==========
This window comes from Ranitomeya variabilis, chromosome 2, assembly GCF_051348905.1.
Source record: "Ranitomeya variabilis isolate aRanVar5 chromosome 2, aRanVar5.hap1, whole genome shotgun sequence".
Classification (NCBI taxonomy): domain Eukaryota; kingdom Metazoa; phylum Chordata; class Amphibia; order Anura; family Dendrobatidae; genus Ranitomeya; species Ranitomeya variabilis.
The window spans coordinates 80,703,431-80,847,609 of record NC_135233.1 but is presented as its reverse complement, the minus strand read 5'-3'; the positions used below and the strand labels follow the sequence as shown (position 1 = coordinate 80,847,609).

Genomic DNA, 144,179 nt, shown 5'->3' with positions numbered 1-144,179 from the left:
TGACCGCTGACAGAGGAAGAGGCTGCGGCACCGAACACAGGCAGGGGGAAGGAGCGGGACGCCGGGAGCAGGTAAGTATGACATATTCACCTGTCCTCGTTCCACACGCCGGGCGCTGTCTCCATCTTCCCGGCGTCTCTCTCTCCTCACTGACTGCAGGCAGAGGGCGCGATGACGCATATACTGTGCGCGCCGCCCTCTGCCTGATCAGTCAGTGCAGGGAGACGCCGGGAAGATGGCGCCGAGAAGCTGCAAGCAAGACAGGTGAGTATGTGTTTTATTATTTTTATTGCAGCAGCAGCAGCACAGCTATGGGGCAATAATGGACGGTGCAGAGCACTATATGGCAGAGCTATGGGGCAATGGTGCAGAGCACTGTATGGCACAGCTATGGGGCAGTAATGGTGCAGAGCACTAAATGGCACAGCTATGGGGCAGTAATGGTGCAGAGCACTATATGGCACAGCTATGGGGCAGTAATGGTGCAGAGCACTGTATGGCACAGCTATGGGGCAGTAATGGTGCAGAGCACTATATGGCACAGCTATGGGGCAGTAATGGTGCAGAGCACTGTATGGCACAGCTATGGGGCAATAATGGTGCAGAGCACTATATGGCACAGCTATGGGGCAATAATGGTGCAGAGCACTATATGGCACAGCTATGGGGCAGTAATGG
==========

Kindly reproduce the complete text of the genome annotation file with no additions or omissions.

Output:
This window comes from Ranitomeya variabilis, chromosome 2, assembly GCF_051348905.1.
Source record: "Ranitomeya variabilis isolate aRanVar5 chromosome 2, aRanVar5.hap1, whole genome shotgun sequence".
Classification (NCBI taxonomy): domain Eukaryota; kingdom Metazoa; phylum Chordata; class Amphibia; order Anura; family Dendrobatidae; genus Ranitomeya; species Ranitomeya variabilis.
The window spans coordinates 80,703,431-80,847,609 of record NC_135233.1 but is presented as its reverse complement, the minus strand read 5'-3'; the positions used below and the strand labels follow the sequence as shown (position 1 = coordinate 80,847,609).

Genomic DNA, 144,179 nt, shown 5'->3' with positions numbered 1-144,179 from the left:
TGACCGCTGACAGAGGAAGAGGCTGCGGCACCGAACACAGGCAGGGGGAAGGAGCGGGACGCCGGGAGCAGGTAAGTATGACATATTCACCTGTCCTCGTTCCACACGCCGGGCGCTGTCTCCATCTTCCCGGCGTCTCTCTCTCCTCACTGACTGCAGGCAGAGGGCGCGATGACGCATATACTGTGCGCGCCGCCCTCTGCCTGATCAGTCAGTGCAGGGAGACGCCGGGAAGATGGCGCCGAGAAGCTGCAAGCAAGACAGGTGAGTATGTGTTTTATTATTTTTATTGCAGCAGCAGCAGCACAGCTATGGGGCAATAATGGACGGTGCAGAGCACTATATGGCAGAGCTATGGGGCAATGGTGCAGAGCACTGTATGGCACAGCTATGGGGCAGTAATGGTGCAGAGCACTAAATGGCACAGCTATGGGGCAGTAATGGTGCAGAGCACTATATGGCACAGCTATGGGGCAGTAATGGTGCAGAGCACTGTATGGCACAGCTATGGGGCAGTAATGGTGCAGAGCACTATATGGCACAGCTATGGGGCAGTAATGGTGCAGAGCACTGTATGGCACAGCTATGGGGCAATAATGGTGCAGAGCACTATATGGCACAGCTATGGGGCAATAATGGTGCAGAGCACTATATGGCACAGCTATGGGGCAGTAATGG